Newswise — Women who have estrogen (ER)-negative breast cancer may have more drug-treatment options than previously thought, a Creighton (pronounced Cray-ton) University study suggests. The study is reported in the Oct. 11 online version of the journal Oncogene.
“The prevailing thought is that estrogen signaling is not involved in the development or progression of ER-negative breast cancer and, as a result, hormonal treatments that may follow surgery or radiation are not an effective option for this type of cancer. However, our study suggests that estrogen-signaling is involved, and novel hormonal treatments may help a number of women with ER-negative cancer,” said Zhao-Yi “Charlie” Wang, Ph.D., the articles’s principal author.
Wang, a professor of cancer research in the Department of Medical Microbiology and Immunology and the Department of Pathology at Creighton University School of Medicine, described the findings as very promising. He added that more research is needed.
“About 25-30 percent of all breast cancers are ER-negative,” he noted. “ER-negative breast cancers, especially triple-negative ones, are usually very aggressive; young African American women are at particular risk. This is potentially very promising news for these women.”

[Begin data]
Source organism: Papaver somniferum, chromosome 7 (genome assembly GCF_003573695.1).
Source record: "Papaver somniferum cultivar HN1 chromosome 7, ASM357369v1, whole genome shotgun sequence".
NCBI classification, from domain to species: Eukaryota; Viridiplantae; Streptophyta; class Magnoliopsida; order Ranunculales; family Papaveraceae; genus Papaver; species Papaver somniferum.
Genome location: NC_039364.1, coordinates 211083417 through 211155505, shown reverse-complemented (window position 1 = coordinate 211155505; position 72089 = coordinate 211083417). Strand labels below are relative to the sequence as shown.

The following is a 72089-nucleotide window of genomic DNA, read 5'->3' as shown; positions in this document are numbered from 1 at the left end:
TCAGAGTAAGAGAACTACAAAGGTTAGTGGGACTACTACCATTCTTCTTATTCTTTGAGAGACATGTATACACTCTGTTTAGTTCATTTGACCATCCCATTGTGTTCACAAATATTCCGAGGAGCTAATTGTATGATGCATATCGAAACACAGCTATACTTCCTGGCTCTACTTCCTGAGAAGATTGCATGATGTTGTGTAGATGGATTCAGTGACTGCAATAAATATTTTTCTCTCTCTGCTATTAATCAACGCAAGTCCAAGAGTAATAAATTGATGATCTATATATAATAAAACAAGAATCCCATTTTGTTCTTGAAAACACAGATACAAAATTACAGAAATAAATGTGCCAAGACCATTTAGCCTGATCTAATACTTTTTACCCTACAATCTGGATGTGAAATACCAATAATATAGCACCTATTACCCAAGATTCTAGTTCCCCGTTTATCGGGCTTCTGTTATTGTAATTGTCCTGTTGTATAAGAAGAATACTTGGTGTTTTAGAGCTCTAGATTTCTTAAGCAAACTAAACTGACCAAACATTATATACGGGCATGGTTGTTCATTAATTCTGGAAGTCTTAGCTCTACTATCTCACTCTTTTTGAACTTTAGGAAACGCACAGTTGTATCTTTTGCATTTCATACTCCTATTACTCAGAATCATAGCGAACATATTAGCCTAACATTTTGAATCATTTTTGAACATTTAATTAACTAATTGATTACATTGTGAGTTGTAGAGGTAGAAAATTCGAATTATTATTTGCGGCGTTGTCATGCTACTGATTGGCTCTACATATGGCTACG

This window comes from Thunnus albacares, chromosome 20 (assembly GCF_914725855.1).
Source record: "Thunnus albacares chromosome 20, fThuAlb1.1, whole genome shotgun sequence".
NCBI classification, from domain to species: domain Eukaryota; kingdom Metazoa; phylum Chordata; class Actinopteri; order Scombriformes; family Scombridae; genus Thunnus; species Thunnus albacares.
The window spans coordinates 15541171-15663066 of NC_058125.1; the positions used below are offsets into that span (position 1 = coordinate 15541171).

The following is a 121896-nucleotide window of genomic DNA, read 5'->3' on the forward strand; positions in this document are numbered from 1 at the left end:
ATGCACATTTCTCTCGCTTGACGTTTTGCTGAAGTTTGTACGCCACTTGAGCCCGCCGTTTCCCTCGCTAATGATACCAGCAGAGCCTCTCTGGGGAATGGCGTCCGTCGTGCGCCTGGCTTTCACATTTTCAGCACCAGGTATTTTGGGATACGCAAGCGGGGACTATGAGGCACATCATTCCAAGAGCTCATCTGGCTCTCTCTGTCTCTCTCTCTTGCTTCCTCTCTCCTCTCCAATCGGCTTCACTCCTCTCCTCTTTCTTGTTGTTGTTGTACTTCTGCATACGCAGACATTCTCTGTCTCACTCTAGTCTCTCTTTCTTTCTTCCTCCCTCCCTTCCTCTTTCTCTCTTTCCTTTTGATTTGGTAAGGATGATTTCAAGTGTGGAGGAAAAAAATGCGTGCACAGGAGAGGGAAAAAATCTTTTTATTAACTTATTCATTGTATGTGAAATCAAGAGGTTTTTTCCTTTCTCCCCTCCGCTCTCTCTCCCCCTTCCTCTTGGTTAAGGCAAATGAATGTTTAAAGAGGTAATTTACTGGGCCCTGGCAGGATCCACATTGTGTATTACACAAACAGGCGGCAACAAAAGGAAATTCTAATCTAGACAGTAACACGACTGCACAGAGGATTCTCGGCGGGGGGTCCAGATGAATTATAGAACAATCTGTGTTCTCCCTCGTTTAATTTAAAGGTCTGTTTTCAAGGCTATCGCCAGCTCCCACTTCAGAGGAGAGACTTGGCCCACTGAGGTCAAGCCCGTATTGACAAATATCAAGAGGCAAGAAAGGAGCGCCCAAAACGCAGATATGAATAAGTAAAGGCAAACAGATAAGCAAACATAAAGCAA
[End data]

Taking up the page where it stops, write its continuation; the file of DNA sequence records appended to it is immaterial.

For the study, researchers looked at specimens from 12 human cases of triple-negative breast cancer, known as such because this form of ER-negative cancer lacks estrogen and progesterone receptors and does not express the protein HER2 (human epidermal growth factor receptor 2).
Of the 12 cases, ER-a36, a novel estrogen receptor variant that Wang’s laboratory identified and cloned in 2006 (U.S. Patent No. 7,745,230), was highly expressed in 10.
The researchers then investigated the mechanism by which non-genomic estrogen signaling, brought about by ER-a36, contributes to the malignant growth of triple-negative breast cancer cells. Their findings indicate that ER-a36 may play an important role as a diagnostic and prognostic marker to assist in the individualization of breast cancer therapy as well as in the development of new therapeutic approaches.
In addition to Wang, Zoran Gatalic, M.D., Creighton professor of pathology; Semir Vranic, M.D., a former Creighton research fellow; and Ling Ding, M.D., of Zhejiang University School of Medicine in China, were among the co-authors of the article.
The research was supported by the National Institutes of Health and the Nebraska Tobacco Settlement Biomedical Research Program (LB-595 and LB-692).